Persecution, famine and war – these conditions formed the background to BMS work in China.
Although the first BMS mission workers to China were appointed in 1859, it was Timothy Richard, arriving in 1870, who opened up the work inland and aimed to contextualise Christianity in the Chinese culture. Richard was also instrumental in establishing relief work during the worst famine in modern Chinese history (1876-1879).
By 1900 a wave of anti-foreign feeling was sweeping across the country and as many as 30,000 Chinese Christians were massacred in the Boxer Rebellion. Mission workers were also targeted – 159 Protestant missionaries died including 12 BMS workers and three of their children.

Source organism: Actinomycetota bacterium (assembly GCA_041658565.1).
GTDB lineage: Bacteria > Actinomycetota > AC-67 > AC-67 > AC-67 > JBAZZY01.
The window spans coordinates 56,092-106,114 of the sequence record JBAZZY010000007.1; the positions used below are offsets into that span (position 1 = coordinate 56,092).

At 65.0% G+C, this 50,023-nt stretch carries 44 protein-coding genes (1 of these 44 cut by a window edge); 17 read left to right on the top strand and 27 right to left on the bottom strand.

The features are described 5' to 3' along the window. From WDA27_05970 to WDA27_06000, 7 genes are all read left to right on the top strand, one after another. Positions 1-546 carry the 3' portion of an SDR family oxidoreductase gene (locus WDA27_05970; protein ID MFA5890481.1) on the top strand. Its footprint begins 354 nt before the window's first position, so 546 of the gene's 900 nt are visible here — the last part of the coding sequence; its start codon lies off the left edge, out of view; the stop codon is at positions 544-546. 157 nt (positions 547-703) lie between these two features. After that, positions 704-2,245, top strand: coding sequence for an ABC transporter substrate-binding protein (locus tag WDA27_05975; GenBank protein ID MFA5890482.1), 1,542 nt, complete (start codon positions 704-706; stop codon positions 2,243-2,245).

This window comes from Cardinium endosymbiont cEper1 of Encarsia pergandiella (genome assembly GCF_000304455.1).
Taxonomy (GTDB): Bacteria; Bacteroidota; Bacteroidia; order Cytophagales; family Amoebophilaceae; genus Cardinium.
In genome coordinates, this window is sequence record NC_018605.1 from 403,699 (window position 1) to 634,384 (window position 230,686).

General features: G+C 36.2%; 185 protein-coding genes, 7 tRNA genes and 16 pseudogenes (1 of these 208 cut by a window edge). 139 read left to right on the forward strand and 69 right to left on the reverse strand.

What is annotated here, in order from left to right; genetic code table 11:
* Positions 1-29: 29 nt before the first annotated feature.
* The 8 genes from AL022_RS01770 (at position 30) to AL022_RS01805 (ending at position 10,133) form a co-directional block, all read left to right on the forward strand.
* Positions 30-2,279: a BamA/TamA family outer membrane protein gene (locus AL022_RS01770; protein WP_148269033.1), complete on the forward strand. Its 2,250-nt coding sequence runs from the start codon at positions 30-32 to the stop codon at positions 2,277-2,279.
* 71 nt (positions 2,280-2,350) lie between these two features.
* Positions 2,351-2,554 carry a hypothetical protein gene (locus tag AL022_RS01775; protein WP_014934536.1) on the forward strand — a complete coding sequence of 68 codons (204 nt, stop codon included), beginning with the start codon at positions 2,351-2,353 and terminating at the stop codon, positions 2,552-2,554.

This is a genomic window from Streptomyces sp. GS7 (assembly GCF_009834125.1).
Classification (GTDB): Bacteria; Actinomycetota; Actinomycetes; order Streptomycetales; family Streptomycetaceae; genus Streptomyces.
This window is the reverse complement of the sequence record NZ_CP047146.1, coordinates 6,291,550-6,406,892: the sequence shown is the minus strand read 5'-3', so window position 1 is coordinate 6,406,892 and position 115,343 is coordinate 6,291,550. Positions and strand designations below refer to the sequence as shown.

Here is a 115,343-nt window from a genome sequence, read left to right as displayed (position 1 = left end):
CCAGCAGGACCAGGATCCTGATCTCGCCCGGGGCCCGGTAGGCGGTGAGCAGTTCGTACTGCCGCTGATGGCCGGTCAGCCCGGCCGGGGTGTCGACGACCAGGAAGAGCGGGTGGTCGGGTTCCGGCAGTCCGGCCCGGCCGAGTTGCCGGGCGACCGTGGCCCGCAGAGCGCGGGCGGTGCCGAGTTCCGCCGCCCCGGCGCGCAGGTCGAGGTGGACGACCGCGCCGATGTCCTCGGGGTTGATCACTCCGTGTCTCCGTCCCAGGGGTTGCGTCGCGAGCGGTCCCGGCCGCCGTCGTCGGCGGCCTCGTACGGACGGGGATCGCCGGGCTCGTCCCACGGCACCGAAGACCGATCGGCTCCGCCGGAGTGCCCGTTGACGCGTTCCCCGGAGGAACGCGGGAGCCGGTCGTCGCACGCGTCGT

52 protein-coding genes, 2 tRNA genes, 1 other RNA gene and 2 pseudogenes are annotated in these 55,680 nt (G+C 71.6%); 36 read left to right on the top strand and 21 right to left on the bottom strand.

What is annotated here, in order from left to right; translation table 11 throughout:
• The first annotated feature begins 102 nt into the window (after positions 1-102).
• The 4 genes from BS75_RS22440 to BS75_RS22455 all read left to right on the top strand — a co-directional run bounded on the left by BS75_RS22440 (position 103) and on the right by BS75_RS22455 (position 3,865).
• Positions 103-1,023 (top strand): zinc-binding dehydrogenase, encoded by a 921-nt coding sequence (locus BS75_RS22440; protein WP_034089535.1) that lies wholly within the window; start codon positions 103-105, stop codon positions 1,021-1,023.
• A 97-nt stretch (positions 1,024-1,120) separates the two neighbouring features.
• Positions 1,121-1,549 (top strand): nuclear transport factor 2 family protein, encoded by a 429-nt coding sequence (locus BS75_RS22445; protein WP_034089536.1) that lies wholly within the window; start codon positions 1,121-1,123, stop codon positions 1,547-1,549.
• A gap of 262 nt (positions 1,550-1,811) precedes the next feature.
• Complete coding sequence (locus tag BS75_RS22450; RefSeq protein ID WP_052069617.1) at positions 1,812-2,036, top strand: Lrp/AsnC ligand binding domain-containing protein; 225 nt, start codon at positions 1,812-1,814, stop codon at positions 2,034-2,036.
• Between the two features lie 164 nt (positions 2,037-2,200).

Despite persecution the Church began to grow again and BMS expanded its work in Christian literature, medicine and education, establishing hospitals, schools and a university.
The 1920s and 1930s saw intense persecution, severe famines, martyrdoms and the 1937 Japanese invasion of North China.
BMS mission workers gave themselves to the relief effort, feeding thousands of people, housing orphans and training pastors – seeing the Church grow.
But the inauguration of The Chinese People’s Republic in 1949 was the death blow to BMS work there. Mission workers were forced to withdraw, all leaving by 1952.